The researchers at the IBM Q lab have been busy these past few years; back in May 2017 they revealed a quantum computing platform with a 17 qubit processor, in the same year they had already topped that by a huge margin withan operational 50 qubit prototype processor, as well as a 20 qubit quantum system that has been made available to its clients as a cloud service.
Now, the expansion of its quantum computing efforts to Africa in a new collaboration with the University of the Witwatersrand (Wits University).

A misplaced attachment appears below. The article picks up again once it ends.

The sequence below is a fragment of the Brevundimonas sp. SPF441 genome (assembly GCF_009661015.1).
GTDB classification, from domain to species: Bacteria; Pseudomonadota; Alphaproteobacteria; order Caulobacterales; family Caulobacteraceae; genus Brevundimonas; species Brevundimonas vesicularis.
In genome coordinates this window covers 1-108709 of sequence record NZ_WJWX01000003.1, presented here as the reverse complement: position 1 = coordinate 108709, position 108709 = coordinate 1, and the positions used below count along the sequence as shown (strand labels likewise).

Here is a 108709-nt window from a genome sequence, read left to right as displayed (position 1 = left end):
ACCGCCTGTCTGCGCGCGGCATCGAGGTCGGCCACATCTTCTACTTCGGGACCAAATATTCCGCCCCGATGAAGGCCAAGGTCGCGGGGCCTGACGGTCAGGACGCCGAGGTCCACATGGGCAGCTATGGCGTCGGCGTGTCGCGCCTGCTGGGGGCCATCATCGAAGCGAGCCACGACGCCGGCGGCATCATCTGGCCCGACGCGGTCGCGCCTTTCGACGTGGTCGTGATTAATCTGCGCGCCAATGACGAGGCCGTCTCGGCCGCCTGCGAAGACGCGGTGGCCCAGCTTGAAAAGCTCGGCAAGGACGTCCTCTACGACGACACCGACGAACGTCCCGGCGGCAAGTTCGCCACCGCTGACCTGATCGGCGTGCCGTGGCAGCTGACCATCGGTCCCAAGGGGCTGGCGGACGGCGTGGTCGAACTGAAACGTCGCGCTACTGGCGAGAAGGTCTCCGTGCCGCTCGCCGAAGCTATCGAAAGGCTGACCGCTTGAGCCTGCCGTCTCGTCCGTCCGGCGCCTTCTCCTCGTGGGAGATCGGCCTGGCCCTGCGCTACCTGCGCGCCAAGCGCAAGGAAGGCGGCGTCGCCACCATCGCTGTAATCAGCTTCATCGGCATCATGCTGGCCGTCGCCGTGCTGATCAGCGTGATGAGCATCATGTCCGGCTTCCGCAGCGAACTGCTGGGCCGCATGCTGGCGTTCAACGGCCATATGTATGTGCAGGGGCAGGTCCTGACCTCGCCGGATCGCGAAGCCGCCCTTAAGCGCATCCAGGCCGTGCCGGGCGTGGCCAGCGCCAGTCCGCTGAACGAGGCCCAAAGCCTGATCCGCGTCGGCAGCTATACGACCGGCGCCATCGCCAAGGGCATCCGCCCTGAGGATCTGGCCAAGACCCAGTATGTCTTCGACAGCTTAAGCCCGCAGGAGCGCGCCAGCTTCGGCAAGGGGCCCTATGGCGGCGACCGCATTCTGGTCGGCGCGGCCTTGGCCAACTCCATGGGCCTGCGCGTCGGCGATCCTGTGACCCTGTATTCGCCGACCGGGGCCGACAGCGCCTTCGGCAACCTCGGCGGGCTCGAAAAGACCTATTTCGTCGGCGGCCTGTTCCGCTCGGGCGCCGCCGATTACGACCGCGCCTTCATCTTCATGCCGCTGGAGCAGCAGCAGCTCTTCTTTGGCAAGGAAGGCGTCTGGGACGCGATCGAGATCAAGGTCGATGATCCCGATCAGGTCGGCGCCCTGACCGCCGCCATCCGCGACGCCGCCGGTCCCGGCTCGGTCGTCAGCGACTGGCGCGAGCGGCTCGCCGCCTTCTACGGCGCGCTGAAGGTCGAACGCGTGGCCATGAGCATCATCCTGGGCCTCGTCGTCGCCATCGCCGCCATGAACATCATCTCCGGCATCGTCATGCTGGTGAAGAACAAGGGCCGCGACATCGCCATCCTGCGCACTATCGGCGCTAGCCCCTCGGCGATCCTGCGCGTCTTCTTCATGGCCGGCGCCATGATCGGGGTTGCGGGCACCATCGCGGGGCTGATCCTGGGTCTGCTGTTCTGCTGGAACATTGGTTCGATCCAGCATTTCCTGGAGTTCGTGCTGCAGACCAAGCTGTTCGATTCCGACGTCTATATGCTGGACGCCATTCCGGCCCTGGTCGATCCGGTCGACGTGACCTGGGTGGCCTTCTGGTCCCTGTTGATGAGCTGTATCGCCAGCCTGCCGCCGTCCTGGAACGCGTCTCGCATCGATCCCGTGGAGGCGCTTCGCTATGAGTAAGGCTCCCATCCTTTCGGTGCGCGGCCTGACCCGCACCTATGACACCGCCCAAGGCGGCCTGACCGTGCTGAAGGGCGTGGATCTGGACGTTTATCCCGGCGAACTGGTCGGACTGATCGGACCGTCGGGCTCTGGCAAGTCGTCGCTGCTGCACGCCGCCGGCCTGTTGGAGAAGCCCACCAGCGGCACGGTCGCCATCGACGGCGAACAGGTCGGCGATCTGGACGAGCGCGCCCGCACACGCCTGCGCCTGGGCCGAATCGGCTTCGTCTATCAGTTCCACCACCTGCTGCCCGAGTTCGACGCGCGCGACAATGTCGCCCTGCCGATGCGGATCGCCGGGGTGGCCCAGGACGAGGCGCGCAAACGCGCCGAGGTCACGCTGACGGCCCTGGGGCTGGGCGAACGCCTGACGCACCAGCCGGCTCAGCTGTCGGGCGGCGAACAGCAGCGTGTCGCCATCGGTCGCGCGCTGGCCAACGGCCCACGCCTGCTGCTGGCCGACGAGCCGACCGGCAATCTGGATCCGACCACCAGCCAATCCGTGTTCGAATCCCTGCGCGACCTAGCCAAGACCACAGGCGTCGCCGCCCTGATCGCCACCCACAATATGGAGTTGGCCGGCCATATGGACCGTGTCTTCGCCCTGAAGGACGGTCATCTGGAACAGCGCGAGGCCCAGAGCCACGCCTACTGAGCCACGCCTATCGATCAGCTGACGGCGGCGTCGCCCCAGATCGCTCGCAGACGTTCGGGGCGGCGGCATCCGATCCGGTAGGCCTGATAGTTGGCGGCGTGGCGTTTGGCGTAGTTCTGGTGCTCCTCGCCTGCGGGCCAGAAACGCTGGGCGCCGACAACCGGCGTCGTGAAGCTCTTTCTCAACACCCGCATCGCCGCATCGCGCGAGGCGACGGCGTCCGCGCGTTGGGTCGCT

Of course, the purpose of this technology isn’t to improve classical consumer computers; quantum computers are designed to run calculations or specific types of programs, such as algorithms designed to break encryption, at speeds unattainable by a standard desktop machine. Instead users connect with these advanced machines using their regular computers, such as through IBM’s cloud systems, to perform their calculations.
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